# Why is the solution of the $\phi^6$ potential not a soliton?

Consider a theory with a $\phi^6$-scalar potential: $$\mathcal{L} = \frac{1}{2}(\partial_\mu\phi)^2-\phi^2(\phi^2-1)^2.$$

I solved its equation of motion but found that the general form of its solution, $$\phi(x) = \frac{e^x}{\sqrt{e^{2x}-C_1}}-\frac{e^{-x}}{\sqrt{e^{-2x}-C_2}},$$ is not a soliton. Why isn't this solution to the equation of motion a soliton?

• Why should it be a soliton? Also, I only see $\phi^4$, not $\phi^6$ in your Lagrangian. – ACuriousMind May 8 '15 at 18:44
• I just want to understand why it is not. Plus I just fixed the Lagrangian for it to actually be a $\phi^6$ potential. – NSERC Protester May 8 '15 at 18:45

Why do you say it is not a soliton solution?

I did not verify your answer but assuming its true, then it seems like a soliton to me.

Your vacuum consists of $\phi=0,\pm 1$. This solution obviously interpolates between the two vacua $\phi(+\infty)\rightarrow +1$ and $\phi(-\infty)\rightarrow -1$, and is therefore topologically stable. Moreover the region where potential energy is stored in this solution is localized.

Try to play with $C_1$ and $C_2$ to visually see the location and dimensions of the kink.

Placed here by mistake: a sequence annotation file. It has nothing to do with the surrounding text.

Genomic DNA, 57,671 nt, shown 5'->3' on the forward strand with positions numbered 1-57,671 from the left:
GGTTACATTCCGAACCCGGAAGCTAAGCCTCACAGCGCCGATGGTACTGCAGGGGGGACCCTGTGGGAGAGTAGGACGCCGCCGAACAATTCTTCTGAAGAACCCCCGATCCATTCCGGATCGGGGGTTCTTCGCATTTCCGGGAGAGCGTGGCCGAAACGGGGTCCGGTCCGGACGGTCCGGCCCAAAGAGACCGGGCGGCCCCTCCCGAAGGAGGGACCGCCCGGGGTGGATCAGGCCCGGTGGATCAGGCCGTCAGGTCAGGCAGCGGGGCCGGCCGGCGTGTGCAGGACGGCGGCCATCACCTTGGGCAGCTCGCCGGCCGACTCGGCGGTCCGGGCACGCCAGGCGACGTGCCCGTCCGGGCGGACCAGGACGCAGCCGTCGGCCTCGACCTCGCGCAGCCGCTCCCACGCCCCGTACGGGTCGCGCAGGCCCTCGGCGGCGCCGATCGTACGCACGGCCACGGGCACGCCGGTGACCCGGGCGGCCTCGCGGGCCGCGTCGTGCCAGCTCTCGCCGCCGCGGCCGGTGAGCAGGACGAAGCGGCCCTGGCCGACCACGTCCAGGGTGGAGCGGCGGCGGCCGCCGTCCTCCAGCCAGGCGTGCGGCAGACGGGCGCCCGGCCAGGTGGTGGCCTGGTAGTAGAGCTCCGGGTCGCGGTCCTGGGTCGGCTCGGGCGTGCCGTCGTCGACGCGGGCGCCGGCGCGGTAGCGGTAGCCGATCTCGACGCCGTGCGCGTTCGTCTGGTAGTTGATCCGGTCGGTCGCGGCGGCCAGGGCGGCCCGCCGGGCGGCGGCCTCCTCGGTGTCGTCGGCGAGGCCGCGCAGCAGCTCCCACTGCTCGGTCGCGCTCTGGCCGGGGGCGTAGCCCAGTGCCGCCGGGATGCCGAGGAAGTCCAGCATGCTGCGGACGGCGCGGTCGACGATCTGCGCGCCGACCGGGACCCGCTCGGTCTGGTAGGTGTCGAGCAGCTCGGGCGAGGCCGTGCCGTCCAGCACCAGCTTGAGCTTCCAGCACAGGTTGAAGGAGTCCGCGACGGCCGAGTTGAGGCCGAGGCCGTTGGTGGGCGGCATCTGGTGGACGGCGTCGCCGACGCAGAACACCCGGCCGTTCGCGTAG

• More generally, one has $$\mathcal{L} = \frac{1}{2}(\partial_\mu\phi)^2-(\phi^2-\epsilon)(\phi^2-1)^2.$$ If $\epsilon\neq 0$ then it's not a soliton anymore – NSERC Protester May 9 '15 at 18:29

Just to complement Ali Moh's answer:

We can define a topological current in the same way we do for the $\phi^4$ kink, $$J_\mu=C\epsilon_{\mu\nu}\partial^\nu\phi(t,x),$$ where $C$ is a normalization constant and $\epsilon_{01}= -1$. The topological charge then is $$Q=\int_{-\infty}^\infty J_t dx=C\int_{-\infty}^\infty\partial_x\phi dx=C\left[\phi(\infty,t)-\phi(-\infty,t)\right].$$ Using the solution given in the question (I am also assuming it is true) and setting $C=1/2$ we get $$Q=1.$$ Notice that the fact the solution interpolates two distinct vacua is enough for a conserved topological charge. Inded, $\partial_\mu J^\mu=0$ implies $$\frac{dQ}{dt}=\int_{-\infty}^\infty \partial_x J_x dx=J_x(\infty,t)-J_x(-\infty,t)=C\left[\frac{\partial\phi}{\partial t}(-\infty,t)-\frac{\partial\phi}{\partial t}(\infty,t)\right]=0,$$ since asymptotically $\phi\rightarrow\pm 1$ .